Thus far, Beijing is confident and feels comfortable to assume that the United States and Japan—a logistical support-provider to U.S. forces—are “the only two states” willing to intervene in a cross-Strait conflict. If other countries take a conciliatory stance toward China in suggesting “neutrality in case of a cross-Strait conflict,” Beijing would assume it has a good chance to isolate Taiwan and deter U.S. military intervention. Beijing’s optimistic calculation might motivate the country toward an adventurous option to use force against Taiwan. The PLA’s over-confidence per se creates a dangerous potential risk for the PLA to commit miscalculations and misjudgments, just as Admiral Yamamoto did prior to the Pearl Harbor assault in December 1941: militarily and tactically it was a successful operation for the Japanese military, but politically and strategically it was a disaster because the operation completely transformed American public opinion overnight, from anti-war isolationism to full-fledged support of President Roosevelt’s declaration of war. Should the PLA conduct such an assault against Taiwan, Beijing may suddenly see the majority of the world—including all Western countries—confront China as their “common threat.” Economic sanctions and political denunciation by the international community would eventually erode the Chinese Communist Party regime, which is already challenged by a lack of legitimacy due to systematic corruption and domestic social-economic tensions. Notwithstanding this risk of an eventual failure, Beijing might commit a fatal misjudgment caused by the PLA’s over-confidence in its military capacity, and the jingoistic public opinion driven by super-nationalism and the lack of objective information. Thus, effective and comprehensive conflict prevention is urgently needed.

Indeed, a cross-Strait conflict is potentially one of the most dangerous conflicts involving two major nuclear powers, in which the risk of escalation, in the worst case, cannot exclude strategic nuclear exchange. Thus, it is understandable that many countries make such a statement of “neutrality” or remain bystanders. The location of Taiwan, however, in the midst of the vital sea lines of communications (SLOCs), any level of armed conflict will inevitably envelop an international affair with global consequences, economically, politically and militarily. By nature, a cross-Strait conflict cannot be a limited theatre of war. Therefore, it would greatly improve conflict prevention if NATO could at a minimum maintain its own version of “strategic ambiguity” to make Beijing’s calculation of using force more difficult, less optimistic, and thereby more prudent [9]. The recent large-scale naval exercise conducted by the United States, Japanese, Australian, Indian and Singaporean navies in September 2007 might have aimed at such a signalling effect toward China. It will also be constructive if Europe, together with other Western countries, were to make Beijing understand that any armed attack on Taiwan would lead to worldwide criticism and boycotts of Chinese products.

To leave the issue to Beijing-Taipei bilateral talks is not a solution either. In the 1990s, former Taiwanese President Lee Teng-hui secretly sent an envoy to Hong Kong to negotiate with Beijing on cross-Strait political issues but apparently failed to bring any constructive outcomes and, consequently, Lee resorted to declaring the controversial meeting special “state-to-state relations” (BBC, July 20, 2000). Likely, China’s One-China principle and Ma Ying-jeou’s claim of “sovereignty country” would hardly coalesce. Given the power disparity between Beijing and Taipei, any bilateral talks on equal terms are impossible and unrealistic. Given Beijing’s persistence on its old-fashioned sovereignty concept and territorial integrity, any bilateral talks would inevitably end up as a cruel power game, in which the absorption of Taiwan would be imminent due to its relatively weaker position. If Beijing judges that Taiwan is already weak and isolated enough to allow for Chinese military operations, Beijing would opt for the use of force to realize its unification aim. The current co-existence framework in the cross-Strait relationship is unsustainable, because the framework lacks a solid ground in terms of international law, and is instead subject to the change of various variables such as military power parity, international political dynamics, economic mergers, and domestic social-political developments in China and Taiwan. In such unstable circumstances, third-party intervention would be constructive and helpful to create a win-win situation. In this respect, Europe, which has a rich historical experience of transcending national borders through post-modern regional cooperation, could provide much inspiration and creative ideas for China and Taiwan, helping them to find a creative third way-out that both parties can comfortably accept. For instance, Europe could suggest to Beijing that a loose confederation or commonwealth to consolidate the current ambiguous co-existence—neither unification nor independence—would be a feasible peaceful solution acceptable to both sides, as well as the international community. When the U.S.-China co-management only muddles through the cross-Strait problem without leading to any fundamental solution, Europe’s rich experiences of conflict prevention and management could be a new subject worth studying for the related parties in the Asia-Pacific.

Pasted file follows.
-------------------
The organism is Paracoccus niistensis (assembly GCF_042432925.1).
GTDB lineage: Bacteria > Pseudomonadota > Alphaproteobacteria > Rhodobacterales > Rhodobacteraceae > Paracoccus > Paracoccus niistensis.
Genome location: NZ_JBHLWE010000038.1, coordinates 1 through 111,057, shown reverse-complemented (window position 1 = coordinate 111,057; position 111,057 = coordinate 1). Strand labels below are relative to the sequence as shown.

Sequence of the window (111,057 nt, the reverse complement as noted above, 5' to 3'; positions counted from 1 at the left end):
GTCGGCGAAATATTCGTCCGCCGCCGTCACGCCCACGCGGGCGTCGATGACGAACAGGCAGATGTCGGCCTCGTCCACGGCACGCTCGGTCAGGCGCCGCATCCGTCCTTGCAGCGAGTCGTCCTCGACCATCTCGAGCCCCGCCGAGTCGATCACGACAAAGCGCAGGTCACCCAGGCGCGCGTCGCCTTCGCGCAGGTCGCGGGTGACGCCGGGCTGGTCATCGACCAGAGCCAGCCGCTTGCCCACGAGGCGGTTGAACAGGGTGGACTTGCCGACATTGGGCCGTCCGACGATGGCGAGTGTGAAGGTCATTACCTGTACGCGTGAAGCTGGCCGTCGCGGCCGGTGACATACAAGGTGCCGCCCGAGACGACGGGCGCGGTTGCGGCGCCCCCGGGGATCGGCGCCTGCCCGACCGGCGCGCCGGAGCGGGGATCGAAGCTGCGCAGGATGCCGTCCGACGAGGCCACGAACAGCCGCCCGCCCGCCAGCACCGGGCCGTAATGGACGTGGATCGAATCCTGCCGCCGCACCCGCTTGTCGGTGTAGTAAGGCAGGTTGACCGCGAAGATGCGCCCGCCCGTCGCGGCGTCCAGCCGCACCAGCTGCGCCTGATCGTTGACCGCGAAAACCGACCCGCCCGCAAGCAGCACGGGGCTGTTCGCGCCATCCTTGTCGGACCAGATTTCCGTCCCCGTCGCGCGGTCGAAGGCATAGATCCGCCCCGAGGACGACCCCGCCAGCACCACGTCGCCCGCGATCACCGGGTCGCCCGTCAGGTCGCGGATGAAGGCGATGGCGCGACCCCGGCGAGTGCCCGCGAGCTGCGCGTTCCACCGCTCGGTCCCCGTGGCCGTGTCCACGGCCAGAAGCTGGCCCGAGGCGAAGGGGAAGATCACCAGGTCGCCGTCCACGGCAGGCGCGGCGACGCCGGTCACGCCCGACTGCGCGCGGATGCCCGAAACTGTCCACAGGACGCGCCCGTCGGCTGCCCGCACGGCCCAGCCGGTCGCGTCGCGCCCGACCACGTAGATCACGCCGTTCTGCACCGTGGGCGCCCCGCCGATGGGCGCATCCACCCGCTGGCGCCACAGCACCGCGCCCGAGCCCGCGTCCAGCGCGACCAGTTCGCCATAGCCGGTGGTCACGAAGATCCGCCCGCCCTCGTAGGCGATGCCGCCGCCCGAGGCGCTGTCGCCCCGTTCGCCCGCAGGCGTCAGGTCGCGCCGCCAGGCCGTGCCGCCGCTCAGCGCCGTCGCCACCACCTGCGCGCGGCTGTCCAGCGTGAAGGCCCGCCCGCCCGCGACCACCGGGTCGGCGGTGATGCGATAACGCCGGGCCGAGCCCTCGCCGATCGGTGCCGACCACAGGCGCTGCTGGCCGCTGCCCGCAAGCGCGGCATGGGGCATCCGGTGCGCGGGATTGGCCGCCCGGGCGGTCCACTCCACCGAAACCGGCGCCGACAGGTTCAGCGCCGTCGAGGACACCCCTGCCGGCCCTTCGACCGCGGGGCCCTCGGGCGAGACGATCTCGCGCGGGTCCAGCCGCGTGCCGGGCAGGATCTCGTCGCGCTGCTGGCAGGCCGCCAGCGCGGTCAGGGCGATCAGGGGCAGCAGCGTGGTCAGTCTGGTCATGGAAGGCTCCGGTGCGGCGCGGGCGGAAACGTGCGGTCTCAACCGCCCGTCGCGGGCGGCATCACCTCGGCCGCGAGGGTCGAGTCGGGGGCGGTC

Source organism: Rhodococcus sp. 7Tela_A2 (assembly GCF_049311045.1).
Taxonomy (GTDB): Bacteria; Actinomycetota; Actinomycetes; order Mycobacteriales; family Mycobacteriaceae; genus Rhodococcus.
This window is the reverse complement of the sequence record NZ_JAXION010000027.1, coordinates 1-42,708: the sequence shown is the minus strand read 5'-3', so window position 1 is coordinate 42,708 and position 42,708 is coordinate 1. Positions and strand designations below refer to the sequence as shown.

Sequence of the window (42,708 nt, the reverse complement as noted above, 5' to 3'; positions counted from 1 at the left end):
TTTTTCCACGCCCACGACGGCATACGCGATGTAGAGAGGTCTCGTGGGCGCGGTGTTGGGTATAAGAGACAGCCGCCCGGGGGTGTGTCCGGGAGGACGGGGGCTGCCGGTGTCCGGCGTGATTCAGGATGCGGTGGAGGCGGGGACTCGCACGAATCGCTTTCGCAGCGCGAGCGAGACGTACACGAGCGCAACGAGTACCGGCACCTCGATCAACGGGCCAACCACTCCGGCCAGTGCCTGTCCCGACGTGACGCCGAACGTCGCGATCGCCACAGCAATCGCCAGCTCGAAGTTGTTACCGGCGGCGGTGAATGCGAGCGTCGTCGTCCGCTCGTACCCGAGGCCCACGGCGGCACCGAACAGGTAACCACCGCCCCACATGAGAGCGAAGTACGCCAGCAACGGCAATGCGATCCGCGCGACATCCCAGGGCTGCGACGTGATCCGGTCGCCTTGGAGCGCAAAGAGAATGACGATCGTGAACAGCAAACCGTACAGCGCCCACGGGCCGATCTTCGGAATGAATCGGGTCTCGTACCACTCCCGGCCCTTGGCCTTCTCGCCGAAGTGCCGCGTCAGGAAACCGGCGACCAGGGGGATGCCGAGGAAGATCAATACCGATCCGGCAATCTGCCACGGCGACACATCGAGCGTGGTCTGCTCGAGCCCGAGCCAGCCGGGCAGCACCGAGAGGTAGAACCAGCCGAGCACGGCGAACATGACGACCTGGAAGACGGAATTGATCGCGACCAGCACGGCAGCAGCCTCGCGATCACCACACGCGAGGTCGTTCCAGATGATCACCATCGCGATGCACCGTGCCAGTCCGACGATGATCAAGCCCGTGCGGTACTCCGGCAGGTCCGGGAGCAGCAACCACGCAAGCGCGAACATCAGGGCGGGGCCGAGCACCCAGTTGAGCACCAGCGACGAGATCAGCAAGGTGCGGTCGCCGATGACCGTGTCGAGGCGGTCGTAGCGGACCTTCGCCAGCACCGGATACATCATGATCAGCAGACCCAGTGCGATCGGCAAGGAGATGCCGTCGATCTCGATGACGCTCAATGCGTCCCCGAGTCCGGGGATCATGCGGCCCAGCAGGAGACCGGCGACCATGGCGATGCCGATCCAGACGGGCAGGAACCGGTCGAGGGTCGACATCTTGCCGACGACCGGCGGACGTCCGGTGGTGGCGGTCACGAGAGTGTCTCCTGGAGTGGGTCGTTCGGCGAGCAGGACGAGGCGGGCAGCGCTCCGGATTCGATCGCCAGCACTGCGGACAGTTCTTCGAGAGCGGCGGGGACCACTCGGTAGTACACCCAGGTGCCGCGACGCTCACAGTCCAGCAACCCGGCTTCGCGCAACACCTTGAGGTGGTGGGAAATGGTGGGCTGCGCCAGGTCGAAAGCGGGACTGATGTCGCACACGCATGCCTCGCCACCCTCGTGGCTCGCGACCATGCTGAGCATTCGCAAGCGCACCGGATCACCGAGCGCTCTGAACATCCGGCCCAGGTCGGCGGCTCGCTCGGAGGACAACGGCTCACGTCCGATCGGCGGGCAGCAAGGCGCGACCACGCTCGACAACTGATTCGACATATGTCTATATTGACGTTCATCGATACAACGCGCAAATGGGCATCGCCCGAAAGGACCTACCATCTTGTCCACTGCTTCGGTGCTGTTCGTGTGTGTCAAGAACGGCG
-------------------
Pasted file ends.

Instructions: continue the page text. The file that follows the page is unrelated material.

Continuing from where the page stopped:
1. Chinese premier’s news conference, 18 March 2008.

2. Military Power of the People’s Republic of China 2008, Annual Report to Congress, Office of the US Secretary of Defence.

3. Ibid., op. cit., p. 32.

4. Zhao, Quansheng (2006), ‘Moving toward a Co-Management Approach: China’s Policy toward North Korea and Taiwan’, Asian Perspective, 30 (1): 39-78.

5. A logic of Chinese Deputy Minister of Foreign Affairs Zhou Wenzhong, quoted in Zhao Quansheng (2005), ‘Beijing’s Policy toward Two Hot Spots: Korea and Taiwan’, Stockholm Journal of East Asian Studies, Vol. 15, p. 45.

6. Zhu, Jianrong (2004) Mo Takuto no Chosen Sensou [Mao Zedong’s Korean War], Tokyo: Iwanami.

7. Hagiwara, Ryo (1997; 2003), Chosen-Senso: Kin Nissei to Macarther no Inbo [The Korean War: A Conspiracy of Kim Il Sung and MacArthur]. Bungei-Shunju, Tokyo. It is a unique study on the Korean war, which is entirely based on over 1.6 million pages of North Korean documents captured by the US during the Korean War and later declassified as US national archieve.

8. In his writing ‘Drives behind the Use of Force’, Steve Tsang deemed that Beijing has leverage in Pyongyang, and has the scope to persuade the North Koreans to increase or reduce tension, albeit only to a limited extent: ‘Should Beijing choose to use force against Taiwan, it may be able to persuade Pyongyang that this can be done with mutual benefits … If Beijing were to adopt such an approach, its intention would be to create confusion in order to deter the US from responding quickly and effectively to its moves against Taiwan’. See, Tsang, Steve (ed.) (2006) If China Attacks Taiwan. London/New York: Routledge, p. 2. Also see .

9. Masako Ikegami (2007), ‘NATO and Japan: Strengthening Asian Stability’, NATO Review, Partnership: Old and New (summer 2007).